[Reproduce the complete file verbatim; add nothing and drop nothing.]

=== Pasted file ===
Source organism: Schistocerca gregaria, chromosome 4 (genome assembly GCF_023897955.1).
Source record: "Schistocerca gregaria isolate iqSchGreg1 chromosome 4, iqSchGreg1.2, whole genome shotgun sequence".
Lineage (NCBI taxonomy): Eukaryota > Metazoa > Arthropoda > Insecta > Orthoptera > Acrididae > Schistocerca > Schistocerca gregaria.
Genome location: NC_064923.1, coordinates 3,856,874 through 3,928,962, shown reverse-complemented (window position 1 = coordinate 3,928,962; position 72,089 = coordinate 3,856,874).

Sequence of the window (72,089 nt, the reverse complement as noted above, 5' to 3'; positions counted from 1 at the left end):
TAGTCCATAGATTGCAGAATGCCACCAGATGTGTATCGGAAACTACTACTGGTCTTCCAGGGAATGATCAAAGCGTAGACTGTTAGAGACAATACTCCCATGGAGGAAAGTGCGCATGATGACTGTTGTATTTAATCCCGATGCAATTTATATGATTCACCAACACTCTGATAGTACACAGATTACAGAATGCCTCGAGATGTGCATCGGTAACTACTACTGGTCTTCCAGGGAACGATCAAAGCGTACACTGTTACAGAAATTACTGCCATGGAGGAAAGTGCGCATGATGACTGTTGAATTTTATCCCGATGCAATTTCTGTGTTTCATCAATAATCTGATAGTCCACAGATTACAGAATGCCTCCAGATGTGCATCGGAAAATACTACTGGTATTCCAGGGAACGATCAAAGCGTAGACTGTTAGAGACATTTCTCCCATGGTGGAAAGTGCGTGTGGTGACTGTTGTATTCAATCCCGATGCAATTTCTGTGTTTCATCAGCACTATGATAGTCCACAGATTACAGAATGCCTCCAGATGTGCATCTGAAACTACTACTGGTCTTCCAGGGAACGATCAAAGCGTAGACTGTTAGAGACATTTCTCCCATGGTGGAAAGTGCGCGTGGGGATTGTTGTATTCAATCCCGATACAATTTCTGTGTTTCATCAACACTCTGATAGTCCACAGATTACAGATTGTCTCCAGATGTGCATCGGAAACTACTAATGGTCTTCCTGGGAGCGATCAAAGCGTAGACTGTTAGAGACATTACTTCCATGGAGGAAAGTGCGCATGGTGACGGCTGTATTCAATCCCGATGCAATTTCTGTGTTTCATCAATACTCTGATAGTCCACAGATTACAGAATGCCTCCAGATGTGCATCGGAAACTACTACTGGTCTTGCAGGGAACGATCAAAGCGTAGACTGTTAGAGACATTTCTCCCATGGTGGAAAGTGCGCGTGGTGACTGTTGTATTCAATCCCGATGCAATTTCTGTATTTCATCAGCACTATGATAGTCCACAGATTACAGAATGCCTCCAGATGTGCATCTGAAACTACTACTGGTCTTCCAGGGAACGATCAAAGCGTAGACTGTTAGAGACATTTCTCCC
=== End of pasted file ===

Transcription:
Source organism: Schistocerca gregaria, chromosome 4 (genome assembly GCF_023897955.1).
Source record: "Schistocerca gregaria isolate iqSchGreg1 chromosome 4, iqSchGreg1.2, whole genome shotgun sequence".
Lineage (NCBI taxonomy): Eukaryota > Metazoa > Arthropoda > Insecta > Orthoptera > Acrididae > Schistocerca > Schistocerca gregaria.
Genome location: NC_064923.1, coordinates 3,856,874 through 3,928,962, shown reverse-complemented (window position 1 = coordinate 3,928,962; position 72,089 = coordinate 3,856,874).

Sequence of the window (72,089 nt, the reverse complement as noted above, 5' to 3'; positions counted from 1 at the left end):
TAGTCCATAGATTGCAGAATGCCACCAGATGTGTATCGGAAACTACTACTGGTCTTCCAGGGAATGATCAAAGCGTAGACTGTTAGAGACAATACTCCCATGGAGGAAAGTGCGCATGATGACTGTTGTATTTAATCCCGATGCAATTTATATGATTCACCAACACTCTGATAGTACACAGATTACAGAATGCCTCGAGATGTGCATCGGTAACTACTACTGGTCTTCCAGGGAACGATCAAAGCGTACACTGTTACAGAAATTACTGCCATGGAGGAAAGTGCGCATGATGACTGTTGAATTTTATCCCGATGCAATTTCTGTGTTTCATCAATAATCTGATAGTCCACAGATTACAGAATGCCTCCAGATGTGCATCGGAAAATACTACTGGTATTCCAGGGAACGATCAAAGCGTAGACTGTTAGAGACATTTCTCCCATGGTGGAAAGTGCGTGTGGTGACTGTTGTATTCAATCCCGATGCAATTTCTGTGTTTCATCAGCACTATGATAGTCCACAGATTACAGAATGCCTCCAGATGTGCATCTGAAACTACTACTGGTCTTCCAGGGAACGATCAAAGCGTAGACTGTTAGAGACATTTCTCCCATGGTGGAAAGTGCGCGTGGGGATTGTTGTATTCAATCCCGATACAATTTCTGTGTTTCATCAACACTCTGATAGTCCACAGATTACAGATTGTCTCCAGATGTGCATCGGAAACTACTAATGGTCTTCCTGGGAGCGATCAAAGCGTAGACTGTTAGAGACATTACTTCCATGGAGGAAAGTGCGCATGGTGACGGCTGTATTCAATCCCGATGCAATTTCTGTGTTTCATCAATACTCTGATAGTCCACAGATTACAGAATGCCTCCAGATGTGCATCGGAAACTACTACTGGTCTTGCAGGGAACGATCAAAGCGTAGACTGTTAGAGACATTTCTCCCATGGTGGAAAGTGCGCGTGGTGACTGTTGTATTCAATCCCGATGCAATTTCTGTATTTCATCAGCACTATGATAGTCCACAGATTACAGAATGCCTCCAGATGTGCATCTGAAACTACTACTGGTCTTCCAGGGAACGATCAAAGCGTAGACTGTTAGAGACATTTCTCCC